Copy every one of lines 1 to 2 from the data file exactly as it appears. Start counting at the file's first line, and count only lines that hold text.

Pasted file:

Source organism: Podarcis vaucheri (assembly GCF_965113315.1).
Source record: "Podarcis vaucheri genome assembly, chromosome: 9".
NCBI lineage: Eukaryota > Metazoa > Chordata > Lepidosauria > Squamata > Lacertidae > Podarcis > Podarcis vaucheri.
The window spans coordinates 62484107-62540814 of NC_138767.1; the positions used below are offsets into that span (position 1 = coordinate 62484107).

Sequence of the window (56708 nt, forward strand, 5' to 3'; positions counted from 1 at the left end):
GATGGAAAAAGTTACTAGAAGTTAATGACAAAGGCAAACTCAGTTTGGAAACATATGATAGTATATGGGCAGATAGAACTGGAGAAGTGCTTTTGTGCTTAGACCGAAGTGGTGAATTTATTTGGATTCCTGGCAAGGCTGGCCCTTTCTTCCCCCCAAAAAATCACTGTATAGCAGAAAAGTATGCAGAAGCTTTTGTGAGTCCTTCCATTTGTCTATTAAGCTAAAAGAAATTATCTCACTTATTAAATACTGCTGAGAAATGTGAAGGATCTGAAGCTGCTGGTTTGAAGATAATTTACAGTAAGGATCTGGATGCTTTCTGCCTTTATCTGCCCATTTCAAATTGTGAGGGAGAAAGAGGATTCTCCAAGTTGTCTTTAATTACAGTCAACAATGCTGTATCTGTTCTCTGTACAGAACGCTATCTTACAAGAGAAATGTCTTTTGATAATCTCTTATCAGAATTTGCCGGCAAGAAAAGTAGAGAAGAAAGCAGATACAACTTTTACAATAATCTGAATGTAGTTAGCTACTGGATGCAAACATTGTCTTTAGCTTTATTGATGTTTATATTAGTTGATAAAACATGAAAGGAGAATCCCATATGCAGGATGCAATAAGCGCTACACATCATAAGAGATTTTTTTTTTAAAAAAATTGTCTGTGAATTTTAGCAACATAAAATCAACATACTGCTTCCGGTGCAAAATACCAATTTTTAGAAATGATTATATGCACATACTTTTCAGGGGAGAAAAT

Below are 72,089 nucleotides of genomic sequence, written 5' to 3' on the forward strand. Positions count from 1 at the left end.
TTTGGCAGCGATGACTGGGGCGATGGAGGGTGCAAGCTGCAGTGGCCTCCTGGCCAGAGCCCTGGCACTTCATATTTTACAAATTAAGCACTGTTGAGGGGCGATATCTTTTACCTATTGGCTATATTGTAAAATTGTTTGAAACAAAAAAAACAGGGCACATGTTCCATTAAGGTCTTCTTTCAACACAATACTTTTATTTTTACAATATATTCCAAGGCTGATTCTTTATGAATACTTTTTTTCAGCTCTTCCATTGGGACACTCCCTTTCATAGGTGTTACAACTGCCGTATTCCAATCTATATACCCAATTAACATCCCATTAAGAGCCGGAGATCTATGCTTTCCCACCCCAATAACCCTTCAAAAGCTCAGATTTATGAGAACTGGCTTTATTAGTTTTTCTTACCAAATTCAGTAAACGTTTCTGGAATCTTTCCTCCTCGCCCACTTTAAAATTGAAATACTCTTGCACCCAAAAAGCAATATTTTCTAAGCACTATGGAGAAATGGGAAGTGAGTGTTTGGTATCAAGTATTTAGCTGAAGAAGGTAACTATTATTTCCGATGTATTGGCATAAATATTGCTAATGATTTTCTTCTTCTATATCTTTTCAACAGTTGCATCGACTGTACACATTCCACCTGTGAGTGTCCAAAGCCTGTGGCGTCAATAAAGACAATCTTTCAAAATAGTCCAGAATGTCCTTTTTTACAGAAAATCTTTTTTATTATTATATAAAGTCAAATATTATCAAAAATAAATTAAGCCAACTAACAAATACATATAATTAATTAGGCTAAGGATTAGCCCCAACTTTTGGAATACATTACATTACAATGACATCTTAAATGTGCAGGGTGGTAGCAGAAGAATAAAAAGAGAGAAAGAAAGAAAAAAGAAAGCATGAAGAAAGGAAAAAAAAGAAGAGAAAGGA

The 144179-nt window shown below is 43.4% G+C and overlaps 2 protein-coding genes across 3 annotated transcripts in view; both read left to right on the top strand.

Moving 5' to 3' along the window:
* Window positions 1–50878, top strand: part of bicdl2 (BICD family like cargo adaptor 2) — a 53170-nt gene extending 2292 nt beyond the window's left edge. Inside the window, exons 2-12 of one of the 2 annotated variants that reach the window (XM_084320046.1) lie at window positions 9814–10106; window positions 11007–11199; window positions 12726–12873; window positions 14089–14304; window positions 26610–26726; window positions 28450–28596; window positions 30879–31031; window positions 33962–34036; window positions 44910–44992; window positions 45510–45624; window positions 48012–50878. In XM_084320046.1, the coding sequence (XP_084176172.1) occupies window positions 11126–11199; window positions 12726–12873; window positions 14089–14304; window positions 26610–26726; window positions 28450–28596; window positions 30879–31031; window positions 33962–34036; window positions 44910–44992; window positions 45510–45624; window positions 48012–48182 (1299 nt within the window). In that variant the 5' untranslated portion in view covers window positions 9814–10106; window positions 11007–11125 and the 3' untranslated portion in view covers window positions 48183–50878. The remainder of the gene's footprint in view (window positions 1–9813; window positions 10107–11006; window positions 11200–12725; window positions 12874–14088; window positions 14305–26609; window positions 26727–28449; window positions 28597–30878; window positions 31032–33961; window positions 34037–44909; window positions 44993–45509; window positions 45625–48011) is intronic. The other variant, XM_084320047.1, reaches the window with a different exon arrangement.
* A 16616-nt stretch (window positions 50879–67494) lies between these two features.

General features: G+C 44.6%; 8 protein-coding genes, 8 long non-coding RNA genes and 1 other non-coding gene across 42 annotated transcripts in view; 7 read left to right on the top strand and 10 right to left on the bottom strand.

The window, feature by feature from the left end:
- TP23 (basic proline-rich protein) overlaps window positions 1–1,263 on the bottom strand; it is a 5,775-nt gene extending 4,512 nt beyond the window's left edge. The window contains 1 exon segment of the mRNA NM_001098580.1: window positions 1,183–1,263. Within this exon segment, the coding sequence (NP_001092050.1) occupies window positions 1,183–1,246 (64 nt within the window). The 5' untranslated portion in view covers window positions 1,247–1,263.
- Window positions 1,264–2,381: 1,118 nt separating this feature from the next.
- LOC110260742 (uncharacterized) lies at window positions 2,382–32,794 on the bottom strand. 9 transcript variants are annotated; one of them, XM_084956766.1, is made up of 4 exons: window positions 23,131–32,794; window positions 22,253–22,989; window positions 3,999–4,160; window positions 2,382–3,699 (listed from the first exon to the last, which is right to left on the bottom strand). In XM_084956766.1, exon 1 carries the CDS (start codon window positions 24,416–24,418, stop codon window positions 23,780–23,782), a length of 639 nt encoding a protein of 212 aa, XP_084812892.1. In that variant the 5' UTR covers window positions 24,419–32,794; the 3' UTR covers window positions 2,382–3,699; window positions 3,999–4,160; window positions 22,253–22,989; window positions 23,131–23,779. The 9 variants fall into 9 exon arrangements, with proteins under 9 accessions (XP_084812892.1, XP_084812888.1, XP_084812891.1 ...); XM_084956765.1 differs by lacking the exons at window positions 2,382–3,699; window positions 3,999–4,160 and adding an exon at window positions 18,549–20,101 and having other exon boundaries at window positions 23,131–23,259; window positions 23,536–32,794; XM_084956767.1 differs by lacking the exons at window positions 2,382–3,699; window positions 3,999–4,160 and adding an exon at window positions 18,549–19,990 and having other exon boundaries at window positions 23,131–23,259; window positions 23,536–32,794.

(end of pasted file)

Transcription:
Source organism: Podarcis vaucheri (assembly GCF_965113315.1).
Source record: "Podarcis vaucheri genome assembly, chromosome: 9".